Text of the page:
COVID-19 gives rise to money scams 1

COVID-19 gives rise to money scams

Aneth Ng-Lim

Posted at Aug 31 2020 08:36 AM | Updated as of Aug 31 2020 09:06 AM

Nearly 70 years old, Aling Lorena knows better than to leave her house in the middle of a pandemic. Since March, she has been staying home in Pampanga, in a small town several hours away from the province’s capital. 

Imagine her shock when she called her bank to check her account balance and discovered P40,000 missing. As she hasn’t visited a branch nor seen an ATM machine in weeks, Aling Lorena is clinging to her ATM card hoping it will provide answers to her many questions.

You’d think scammers will give us a break and do some soul-searching themselves while the world is batting its worst medical crisis in modern day history. Sadly, they are working overtime to take advantage of the pandemic and continue to con people to trick them out of their money. 

How are they doing it? Let me list some of the ways.

No. 1 “Ayuda” for you 

Who can say no to “ayuda” at this time of financial crisis? At least 1 in 4 Filipinos have lost their jobs or taking home a lot less income courtesy of the pandemic. Scammers are taking advantage luring you in with offers of relief packages. They start out with SMS trying to see who would take a bait – don’t!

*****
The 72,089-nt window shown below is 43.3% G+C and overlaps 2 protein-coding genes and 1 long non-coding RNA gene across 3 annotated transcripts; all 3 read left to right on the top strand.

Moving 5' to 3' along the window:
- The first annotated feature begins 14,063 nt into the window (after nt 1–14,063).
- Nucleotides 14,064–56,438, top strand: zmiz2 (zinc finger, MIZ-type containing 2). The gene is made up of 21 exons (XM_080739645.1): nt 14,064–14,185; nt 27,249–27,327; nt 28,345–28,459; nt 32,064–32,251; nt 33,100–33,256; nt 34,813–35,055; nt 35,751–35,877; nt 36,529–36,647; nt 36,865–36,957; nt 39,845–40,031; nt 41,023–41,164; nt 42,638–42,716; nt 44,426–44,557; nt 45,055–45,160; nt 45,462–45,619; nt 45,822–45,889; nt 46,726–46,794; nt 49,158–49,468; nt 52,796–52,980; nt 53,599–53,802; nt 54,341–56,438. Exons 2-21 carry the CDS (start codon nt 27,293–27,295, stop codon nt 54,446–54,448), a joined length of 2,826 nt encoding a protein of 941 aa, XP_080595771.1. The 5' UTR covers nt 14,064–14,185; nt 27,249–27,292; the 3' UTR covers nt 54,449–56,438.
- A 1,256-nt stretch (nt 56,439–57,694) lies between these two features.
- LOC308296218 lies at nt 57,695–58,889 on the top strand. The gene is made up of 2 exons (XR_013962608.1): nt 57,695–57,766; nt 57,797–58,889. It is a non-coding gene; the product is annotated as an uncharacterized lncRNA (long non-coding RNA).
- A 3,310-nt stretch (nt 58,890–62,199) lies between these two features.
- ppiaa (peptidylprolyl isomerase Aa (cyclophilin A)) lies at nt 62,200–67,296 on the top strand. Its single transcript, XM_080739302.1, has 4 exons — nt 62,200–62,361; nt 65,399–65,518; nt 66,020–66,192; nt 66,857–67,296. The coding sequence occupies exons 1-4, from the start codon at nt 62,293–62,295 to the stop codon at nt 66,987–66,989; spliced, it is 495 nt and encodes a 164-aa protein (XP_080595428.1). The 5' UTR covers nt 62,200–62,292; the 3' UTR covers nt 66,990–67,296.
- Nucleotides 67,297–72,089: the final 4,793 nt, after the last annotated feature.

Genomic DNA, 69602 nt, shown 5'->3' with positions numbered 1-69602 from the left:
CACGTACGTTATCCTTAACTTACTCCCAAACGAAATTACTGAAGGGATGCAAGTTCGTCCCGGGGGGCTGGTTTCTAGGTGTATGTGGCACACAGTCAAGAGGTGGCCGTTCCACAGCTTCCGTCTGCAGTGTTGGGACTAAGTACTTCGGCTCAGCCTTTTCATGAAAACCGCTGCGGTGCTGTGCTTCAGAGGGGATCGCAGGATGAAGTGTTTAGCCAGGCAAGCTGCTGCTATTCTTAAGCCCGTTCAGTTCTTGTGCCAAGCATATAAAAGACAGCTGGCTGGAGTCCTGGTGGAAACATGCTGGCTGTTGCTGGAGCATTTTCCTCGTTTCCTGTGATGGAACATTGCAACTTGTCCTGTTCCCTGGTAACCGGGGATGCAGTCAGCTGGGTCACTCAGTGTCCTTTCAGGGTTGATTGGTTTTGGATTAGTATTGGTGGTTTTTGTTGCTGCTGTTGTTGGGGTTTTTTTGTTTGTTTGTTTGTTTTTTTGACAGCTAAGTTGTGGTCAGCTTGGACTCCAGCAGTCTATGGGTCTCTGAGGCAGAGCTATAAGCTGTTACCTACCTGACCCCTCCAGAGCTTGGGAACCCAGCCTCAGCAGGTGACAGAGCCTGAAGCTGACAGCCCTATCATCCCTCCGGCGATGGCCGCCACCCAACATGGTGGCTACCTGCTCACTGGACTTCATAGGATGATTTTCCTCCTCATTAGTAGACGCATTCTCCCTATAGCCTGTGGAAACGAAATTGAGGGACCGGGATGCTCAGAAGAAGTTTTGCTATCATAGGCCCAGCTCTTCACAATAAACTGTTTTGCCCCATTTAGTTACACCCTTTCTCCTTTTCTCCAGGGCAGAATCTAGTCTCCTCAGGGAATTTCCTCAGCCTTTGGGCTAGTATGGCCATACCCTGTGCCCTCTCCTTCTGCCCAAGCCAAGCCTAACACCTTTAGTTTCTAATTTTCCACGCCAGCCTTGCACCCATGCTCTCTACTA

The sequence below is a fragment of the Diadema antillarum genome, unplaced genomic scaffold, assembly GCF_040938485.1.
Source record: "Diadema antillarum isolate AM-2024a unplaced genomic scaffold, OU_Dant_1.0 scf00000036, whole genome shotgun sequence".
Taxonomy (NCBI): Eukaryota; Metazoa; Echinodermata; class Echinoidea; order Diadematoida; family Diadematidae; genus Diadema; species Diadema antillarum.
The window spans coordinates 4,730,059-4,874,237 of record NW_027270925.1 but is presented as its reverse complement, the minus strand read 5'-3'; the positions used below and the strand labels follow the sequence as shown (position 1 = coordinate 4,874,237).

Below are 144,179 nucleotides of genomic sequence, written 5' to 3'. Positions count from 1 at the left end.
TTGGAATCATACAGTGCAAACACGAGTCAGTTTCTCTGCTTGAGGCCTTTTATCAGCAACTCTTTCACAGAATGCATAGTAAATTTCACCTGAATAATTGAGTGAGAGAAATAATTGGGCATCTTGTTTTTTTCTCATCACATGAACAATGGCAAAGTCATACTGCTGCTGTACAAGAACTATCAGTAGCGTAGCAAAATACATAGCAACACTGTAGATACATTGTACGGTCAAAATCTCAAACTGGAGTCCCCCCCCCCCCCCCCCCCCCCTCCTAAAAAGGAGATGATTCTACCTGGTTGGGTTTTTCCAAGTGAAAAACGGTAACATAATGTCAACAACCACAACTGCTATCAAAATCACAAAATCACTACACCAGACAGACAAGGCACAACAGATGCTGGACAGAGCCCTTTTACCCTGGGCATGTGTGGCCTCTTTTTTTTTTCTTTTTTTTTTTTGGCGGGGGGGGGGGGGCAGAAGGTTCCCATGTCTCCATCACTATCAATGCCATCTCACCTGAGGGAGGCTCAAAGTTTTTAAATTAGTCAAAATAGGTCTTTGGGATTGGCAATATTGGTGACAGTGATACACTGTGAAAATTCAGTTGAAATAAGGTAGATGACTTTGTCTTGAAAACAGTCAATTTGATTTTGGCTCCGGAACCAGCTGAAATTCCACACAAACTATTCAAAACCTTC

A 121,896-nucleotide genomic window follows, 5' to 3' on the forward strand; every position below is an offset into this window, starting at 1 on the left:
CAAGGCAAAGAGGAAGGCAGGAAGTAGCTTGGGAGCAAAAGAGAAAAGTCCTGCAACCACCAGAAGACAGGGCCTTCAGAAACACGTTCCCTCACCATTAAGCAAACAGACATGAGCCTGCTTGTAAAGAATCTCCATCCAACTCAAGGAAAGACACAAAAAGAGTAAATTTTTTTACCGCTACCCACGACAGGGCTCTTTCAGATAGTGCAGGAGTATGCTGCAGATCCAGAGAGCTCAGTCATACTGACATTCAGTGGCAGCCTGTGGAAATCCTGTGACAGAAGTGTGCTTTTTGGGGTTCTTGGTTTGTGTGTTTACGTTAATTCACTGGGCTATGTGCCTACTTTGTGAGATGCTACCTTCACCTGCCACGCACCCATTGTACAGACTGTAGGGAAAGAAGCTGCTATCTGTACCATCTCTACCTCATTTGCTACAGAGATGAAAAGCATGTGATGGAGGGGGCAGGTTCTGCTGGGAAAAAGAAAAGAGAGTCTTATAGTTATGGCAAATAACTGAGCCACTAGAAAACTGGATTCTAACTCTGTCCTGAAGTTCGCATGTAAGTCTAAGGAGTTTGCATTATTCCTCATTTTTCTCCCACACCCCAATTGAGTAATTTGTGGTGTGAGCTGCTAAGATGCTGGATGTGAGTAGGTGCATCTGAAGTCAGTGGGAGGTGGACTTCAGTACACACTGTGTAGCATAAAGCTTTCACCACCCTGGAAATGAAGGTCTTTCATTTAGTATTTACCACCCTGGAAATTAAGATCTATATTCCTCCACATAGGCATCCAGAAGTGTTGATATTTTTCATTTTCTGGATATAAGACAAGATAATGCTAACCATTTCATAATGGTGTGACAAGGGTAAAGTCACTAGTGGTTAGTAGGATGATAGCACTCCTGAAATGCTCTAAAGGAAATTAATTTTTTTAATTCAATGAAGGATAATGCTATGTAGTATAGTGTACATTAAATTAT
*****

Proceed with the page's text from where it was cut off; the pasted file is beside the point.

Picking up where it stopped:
I received several and the SMS are pretty similar like below:

“You have been granted
Convid-19 relief Palliative
Of USD1,200,000. For details / claims,

Using local prepaid mobile numbers, you could easily spot these scams by 3 things: (1) amount promised is too generous – most Filipinos have to go through painful red tape to receive a few thousand pesos, so how can it be this easy to receive “ayuda” that’s more than a million and in US dollars; (2) spelling and typographical errors - they were too busy scamming to go to school and learn grammar; and (3) email address – using free accounts versus coming from official organization accounts.

I could not help it: I replied and said “let me grant you COVID-19 instead.”

No. 2 “Free” COVID-19 testing 

If you receive a phone call, email, text or even letter by snail mail offering free COVID-19 testing for you and your family, please know it’s 99 percent likely to be a hoax. With limited testing facilities, priority continue to be given to people suffering with symptoms, and these tests are generally not free.

Why would they want to make you this offer? Because before you can get the test, you will need to share with them all your personal information from your names, birthdates and address. You will also need to disclose how many you are at home and what times are convenient to visit you. That’s a lot of useful information to burglars.

And come to think of it: how did you qualify for free testing when based on their questions, they didn’t really know you at all?

No. 3 Accepting “reservations” for COVID-19 vaccine